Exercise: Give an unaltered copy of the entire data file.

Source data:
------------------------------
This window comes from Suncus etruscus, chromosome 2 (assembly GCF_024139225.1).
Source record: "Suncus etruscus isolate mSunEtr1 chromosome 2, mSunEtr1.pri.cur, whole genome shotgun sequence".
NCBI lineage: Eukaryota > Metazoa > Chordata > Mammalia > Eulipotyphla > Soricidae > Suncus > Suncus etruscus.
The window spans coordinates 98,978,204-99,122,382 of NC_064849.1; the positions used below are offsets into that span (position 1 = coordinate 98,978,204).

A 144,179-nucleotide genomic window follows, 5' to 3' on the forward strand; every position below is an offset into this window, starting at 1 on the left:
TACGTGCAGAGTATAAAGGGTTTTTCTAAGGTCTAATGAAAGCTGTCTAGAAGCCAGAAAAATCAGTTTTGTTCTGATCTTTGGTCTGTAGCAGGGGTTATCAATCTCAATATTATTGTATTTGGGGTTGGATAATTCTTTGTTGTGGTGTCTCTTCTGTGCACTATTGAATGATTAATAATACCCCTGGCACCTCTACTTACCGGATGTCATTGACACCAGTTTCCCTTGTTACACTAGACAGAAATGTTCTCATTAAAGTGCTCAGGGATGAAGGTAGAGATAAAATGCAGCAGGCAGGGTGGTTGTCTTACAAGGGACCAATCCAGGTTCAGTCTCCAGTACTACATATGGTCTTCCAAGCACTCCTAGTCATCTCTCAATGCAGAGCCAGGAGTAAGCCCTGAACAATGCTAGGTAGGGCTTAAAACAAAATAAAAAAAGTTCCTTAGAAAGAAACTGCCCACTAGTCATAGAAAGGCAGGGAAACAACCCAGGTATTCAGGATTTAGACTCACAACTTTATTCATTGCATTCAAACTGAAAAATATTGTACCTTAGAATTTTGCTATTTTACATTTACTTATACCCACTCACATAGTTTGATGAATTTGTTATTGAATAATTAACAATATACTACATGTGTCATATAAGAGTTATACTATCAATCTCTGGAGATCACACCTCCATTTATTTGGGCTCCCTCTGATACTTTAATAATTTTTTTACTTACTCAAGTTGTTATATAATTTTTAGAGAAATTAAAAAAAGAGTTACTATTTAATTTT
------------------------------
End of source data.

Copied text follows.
This window comes from Suncus etruscus, chromosome 2 (assembly GCF_024139225.1).
Source record: "Suncus etruscus isolate mSunEtr1 chromosome 2, mSunEtr1.pri.cur, whole genome shotgun sequence".
NCBI lineage: Eukaryota > Metazoa > Chordata > Mammalia > Eulipotyphla > Soricidae > Suncus > Suncus etruscus.
The window spans coordinates 98,978,204-99,122,382 of NC_064849.1; the positions used below are offsets into that span (position 1 = coordinate 98,978,204).

A 144,179-nucleotide genomic window follows, 5' to 3' on the forward strand; every position below is an offset into this window, starting at 1 on the left:
TACGTGCAGAGTATAAAGGGTTTTTCTAAGGTCTAATGAAAGCTGTCTAGAAGCCAGAAAAATCAGTTTTGTTCTGATCTTTGGTCTGTAGCAGGGGTTATCAATCTCAATATTATTGTATTTGGGGTTGGATAATTCTTTGTTGTGGTGTCTCTTCTGTGCACTATTGAATGATTAATAATACCCCTGGCACCTCTACTTACCGGATGTCATTGACACCAGTTTCCCTTGTTACACTAGACAGAAATGTTCTCATTAAAGTGCTCAGGGATGAAGGTAGAGATAAAATGCAGCAGGCAGGGTGGTTGTCTTACAAGGGACCAATCCAGGTTCAGTCTCCAGTACTACATATGGTCTTCCAAGCACTCCTAGTCATCTCTCAATGCAGAGCCAGGAGTAAGCCCTGAACAATGCTAGGTAGGGCTTAAAACAAAATAAAAAAAGTTCCTTAGAAAGAAACTGCCCACTAGTCATAGAAAGGCAGGGAAACAACCCAGGTATTCAGGATTTAGACTCACAACTTTATTCATTGCATTCAAACTGAAAAATATTGTACCTTAGAATTTTGCTATTTTACATTTACTTATACCCACTCACATAGTTTGATGAATTTGTTATTGAATAATTAACAATATACTACATGTGTCATATAAGAGTTATACTATCAATCTCTGGAGATCACACCTCCATTTATTTGGGCTCCCTCTGATACTTTAATAATTTTTTTACTTACTCAAGTTGTTATATAATTTTTAGAGAAATTAAAAAAAGAGTTACTATTTAATTTT